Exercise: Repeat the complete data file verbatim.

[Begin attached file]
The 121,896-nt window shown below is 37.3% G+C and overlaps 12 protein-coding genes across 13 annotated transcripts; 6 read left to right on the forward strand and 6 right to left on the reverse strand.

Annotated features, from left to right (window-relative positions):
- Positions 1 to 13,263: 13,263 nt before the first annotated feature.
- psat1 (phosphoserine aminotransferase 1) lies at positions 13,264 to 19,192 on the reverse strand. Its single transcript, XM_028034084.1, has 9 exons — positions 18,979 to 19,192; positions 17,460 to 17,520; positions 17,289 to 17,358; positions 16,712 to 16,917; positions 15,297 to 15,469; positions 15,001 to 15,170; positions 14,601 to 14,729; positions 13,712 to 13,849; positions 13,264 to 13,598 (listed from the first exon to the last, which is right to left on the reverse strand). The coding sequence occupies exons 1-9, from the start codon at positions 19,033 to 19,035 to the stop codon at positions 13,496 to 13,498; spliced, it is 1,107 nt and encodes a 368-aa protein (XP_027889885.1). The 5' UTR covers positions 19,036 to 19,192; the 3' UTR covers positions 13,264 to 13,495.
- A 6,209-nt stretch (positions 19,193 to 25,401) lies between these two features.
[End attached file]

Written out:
The 121,896-nt window shown below is 37.3% G+C and overlaps 12 protein-coding genes across 13 annotated transcripts; 6 read left to right on the forward strand and 6 right to left on the reverse strand.

Annotated features, from left to right (window-relative positions):
- Positions 1 to 13,263: 13,263 nt before the first annotated feature.
- psat1 (phosphoserine aminotransferase 1) lies at positions 13,264 to 19,192 on the reverse strand. Its single transcript, XM_028034084.1, has 9 exons — positions 18,979 to 19,192; positions 17,460 to 17,520; positions 17,289 to 17,358; positions 16,712 to 16,917; positions 15,297 to 15,469; positions 15,001 to 15,170; positions 14,601 to 14,729; positions 13,712 to 13,849; positions 13,264 to 13,598 (listed from the first exon to the last, which is right to left on the reverse strand). The coding sequence occupies exons 1-9, from the start codon at positions 19,033 to 19,035 to the stop codon at positions 13,496 to 13,498; spliced, it is 1,107 nt and encodes a 368-aa protein (XP_027889885.1). The 5' UTR covers positions 19,036 to 19,192; the 3' UTR covers positions 13,264 to 13,495.
- A 6,209-nt stretch (positions 19,193 to 25,401) lies between these two features.